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Governments had abdicated their responsibility to curtail harm inflicted by the alcohol industry, and ready access to cheap liquor had fuelled a culture of student flat parties, she said.
Measures that research showed would make a difference — such as limiting physical and economic accessibility to alcohol — seemed to be given little credence in New Zealand.
An irony was the advice of epidemiologists such as Michael Baker and David Murdoch and public health specialist Nick Wilson were relied on when the threat of Covid-19 had to be met, she said.
“When their equivalents talk about the dangers of alcohol, they are pooh-poohed and dismissed and seen as zealots.”
Prof Hayne said leaders had marshalled the strength of the nation against Covid-19.
“If only their response to alcohol was as swift and as sharp as their response to Covid. Imagine how different this country would be.”
One of the big problems was easy access to cheap alcohol, including from supermarkets, Prof Hayne said, which she labelled as being part of the alcohol industry.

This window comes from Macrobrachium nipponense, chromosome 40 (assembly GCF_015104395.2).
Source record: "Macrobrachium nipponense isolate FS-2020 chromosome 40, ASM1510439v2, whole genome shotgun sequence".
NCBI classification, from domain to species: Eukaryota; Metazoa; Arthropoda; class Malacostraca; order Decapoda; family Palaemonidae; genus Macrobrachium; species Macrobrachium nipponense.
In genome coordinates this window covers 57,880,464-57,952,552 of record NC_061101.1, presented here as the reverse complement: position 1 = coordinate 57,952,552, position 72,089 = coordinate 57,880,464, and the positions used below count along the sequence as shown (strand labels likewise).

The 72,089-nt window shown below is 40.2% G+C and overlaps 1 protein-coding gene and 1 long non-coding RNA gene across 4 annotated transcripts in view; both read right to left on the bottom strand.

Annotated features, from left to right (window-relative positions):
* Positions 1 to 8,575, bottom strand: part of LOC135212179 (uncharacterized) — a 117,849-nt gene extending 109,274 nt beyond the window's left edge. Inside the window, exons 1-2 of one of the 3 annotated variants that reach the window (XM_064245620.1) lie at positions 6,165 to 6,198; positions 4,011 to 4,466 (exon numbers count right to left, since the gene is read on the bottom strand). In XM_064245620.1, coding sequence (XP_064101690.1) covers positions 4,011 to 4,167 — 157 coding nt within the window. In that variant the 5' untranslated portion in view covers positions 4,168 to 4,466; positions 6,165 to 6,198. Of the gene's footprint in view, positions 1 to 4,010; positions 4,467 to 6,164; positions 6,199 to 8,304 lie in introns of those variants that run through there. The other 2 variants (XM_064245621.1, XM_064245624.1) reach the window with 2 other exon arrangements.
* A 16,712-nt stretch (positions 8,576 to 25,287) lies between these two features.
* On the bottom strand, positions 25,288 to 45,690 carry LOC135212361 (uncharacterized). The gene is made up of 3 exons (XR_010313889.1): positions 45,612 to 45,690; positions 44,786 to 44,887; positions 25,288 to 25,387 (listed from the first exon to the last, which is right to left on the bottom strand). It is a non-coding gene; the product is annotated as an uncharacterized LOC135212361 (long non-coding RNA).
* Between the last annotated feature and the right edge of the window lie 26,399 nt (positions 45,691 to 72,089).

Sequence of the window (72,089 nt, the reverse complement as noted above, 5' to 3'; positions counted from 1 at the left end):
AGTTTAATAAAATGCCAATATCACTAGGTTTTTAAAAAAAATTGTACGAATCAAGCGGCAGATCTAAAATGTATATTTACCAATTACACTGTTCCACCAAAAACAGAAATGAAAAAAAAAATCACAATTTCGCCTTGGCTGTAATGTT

Prof Hayne’s comments came just ahead of the one-year anniversary of the death of University of Otago second-year student Sophia Crestani.
She died after she was caught up in a stairwell pile-up at a party at a Dunedin student flat on October 5 last year.
Prof Hayne said the university was part of a concerted effort to create a safer environment for students in North Dunedin. But not everybody was playing a constructive role.
Prof Hayne advocated “treating alcohol as the drug it is, rather than a commodity like milk and Coca-Cola”.
New Zealand Alcohol Beverages Council deputy chairman Robert Brewer said harmful drinking among young people had fallen.
"In fact, Otago University’s own studies confirm these positive changes in youth drinking and better drinking by their own student body," Mr Brewer said.
"The amount being drunk in New Zealand — particularly by young people — is coming down and has been for many years.
"So for Otago University to point just at price and off-premises as a root cause of current drinking practices by their students is, at best, simplifying a much more complex situation.
"What we need is to understand why young people are drinking better and then amplify this through targeted, well-evidenced education campaigns that speak directly to youth in a way that motivates them to continue to make better and better drinking choices."
Countdown alcohol responsibility manager Paul Radich said the supermarket chain constantly reviewed its policies to ensure it responded quickly to behavioural and societal changes.
It also worked with government agencies, as a combined approach was required.